The Ivory Soap Experiment (185th new thing).
October 10, 2011 § 2 Comments
I used to experiment “making bread” when I was a child. I would mix self-rising flour and water or milk together and then stick the bowl in the microwave to “bake.” Then I would eat the strange concoction. It wasn’t the most tasty of foods, but I enjoyed the slight saltiness of the flour. Sometimes I would just eat flour by itself. I did the same with butter at one point, and fortunately I have since grown out of this single ingredient consumption phase.
I also remember making bacon for my parents one morning when I was about nine. I had never cooked bacon before but my friend Celeste who had slept over was apparently an expert. So thoughtful little Laura found the bacon and a set of metal pans, one jagged with holes and the other to catch the grease on the bottom (or so Celeste told me) and placed the assortment into the microwave. Because that’s how you cook bacon. The house didn’t burn down, but there were definitely sparks flying around inside the box with the rotating bacon. I think we turned the thing off and waited for my mom to come out, pleased at the attempt, but maybe not the results.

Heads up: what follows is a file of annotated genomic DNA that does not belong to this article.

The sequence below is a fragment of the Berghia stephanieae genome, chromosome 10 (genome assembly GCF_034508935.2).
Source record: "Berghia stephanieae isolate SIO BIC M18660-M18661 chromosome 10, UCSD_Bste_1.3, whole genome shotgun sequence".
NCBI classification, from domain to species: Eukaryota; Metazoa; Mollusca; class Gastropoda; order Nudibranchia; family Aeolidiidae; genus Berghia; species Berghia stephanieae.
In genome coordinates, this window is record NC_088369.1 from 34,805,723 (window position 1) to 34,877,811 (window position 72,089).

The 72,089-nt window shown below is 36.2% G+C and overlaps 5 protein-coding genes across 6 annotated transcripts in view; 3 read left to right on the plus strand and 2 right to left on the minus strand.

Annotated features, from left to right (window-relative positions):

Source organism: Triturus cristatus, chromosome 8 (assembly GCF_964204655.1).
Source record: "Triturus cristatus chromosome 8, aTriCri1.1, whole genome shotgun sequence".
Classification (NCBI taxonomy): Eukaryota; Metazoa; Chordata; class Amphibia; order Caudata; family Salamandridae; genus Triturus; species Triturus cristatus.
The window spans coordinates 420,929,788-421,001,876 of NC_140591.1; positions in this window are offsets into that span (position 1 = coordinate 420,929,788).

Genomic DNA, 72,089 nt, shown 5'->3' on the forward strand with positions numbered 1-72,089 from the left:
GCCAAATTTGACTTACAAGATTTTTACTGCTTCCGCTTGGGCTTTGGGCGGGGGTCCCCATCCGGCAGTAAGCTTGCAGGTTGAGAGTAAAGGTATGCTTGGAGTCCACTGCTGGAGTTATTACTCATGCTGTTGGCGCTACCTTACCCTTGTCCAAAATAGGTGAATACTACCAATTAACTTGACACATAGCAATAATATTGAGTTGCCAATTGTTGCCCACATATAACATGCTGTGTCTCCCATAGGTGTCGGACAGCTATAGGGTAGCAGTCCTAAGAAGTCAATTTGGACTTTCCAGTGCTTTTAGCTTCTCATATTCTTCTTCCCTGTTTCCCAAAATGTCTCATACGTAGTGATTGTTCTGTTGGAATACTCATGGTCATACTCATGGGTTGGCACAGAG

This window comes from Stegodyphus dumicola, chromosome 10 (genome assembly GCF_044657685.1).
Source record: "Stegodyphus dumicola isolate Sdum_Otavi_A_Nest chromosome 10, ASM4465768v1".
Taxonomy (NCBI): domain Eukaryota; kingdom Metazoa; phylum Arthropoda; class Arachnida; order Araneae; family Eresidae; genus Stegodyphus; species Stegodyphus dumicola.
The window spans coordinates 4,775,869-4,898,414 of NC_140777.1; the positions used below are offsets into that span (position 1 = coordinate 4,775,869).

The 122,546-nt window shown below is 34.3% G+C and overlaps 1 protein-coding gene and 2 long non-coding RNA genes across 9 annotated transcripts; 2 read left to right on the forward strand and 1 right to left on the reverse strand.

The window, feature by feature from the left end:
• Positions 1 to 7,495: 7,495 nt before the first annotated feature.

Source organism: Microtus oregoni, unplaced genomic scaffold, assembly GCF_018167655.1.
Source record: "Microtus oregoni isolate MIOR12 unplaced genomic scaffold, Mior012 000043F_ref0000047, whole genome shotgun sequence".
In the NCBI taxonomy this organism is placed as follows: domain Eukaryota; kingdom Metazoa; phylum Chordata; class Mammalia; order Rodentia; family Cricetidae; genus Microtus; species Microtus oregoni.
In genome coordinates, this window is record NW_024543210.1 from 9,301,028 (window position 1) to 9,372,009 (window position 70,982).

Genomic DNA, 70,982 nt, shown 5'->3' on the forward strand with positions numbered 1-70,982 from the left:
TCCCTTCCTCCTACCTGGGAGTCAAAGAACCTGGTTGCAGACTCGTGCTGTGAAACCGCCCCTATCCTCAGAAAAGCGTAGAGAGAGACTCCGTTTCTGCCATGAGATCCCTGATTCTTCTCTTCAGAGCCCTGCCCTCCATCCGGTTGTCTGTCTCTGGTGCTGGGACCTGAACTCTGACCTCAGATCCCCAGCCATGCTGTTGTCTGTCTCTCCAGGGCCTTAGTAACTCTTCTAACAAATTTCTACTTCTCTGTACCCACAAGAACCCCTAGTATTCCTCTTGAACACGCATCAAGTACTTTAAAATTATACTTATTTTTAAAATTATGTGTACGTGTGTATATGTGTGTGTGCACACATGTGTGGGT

Since those experiments, whether intentional or not, I really only used the microwave to cook or reheat something edible (and non-metallic). There was a day in college where a friend of mine showed me wheat happened when you nuked CDs (it was similar to the bacon incident), but I stayed far enough away to limit the amount of cancer-causing radiation. So when I discovered that zapping Ivory Soap makes something magical happen, I decided to test it out as a new activity on Day One Hundred Eight-Five.
Apparently, Ivory Soap has air whipped into it. So when it’s microwaved the air expands and the soap turns into this crazy monster of soap which grows to fill up your nuke machine with beautiful fins of brittle white substance. It is actually quite a beautiful sculpture. And smells good too.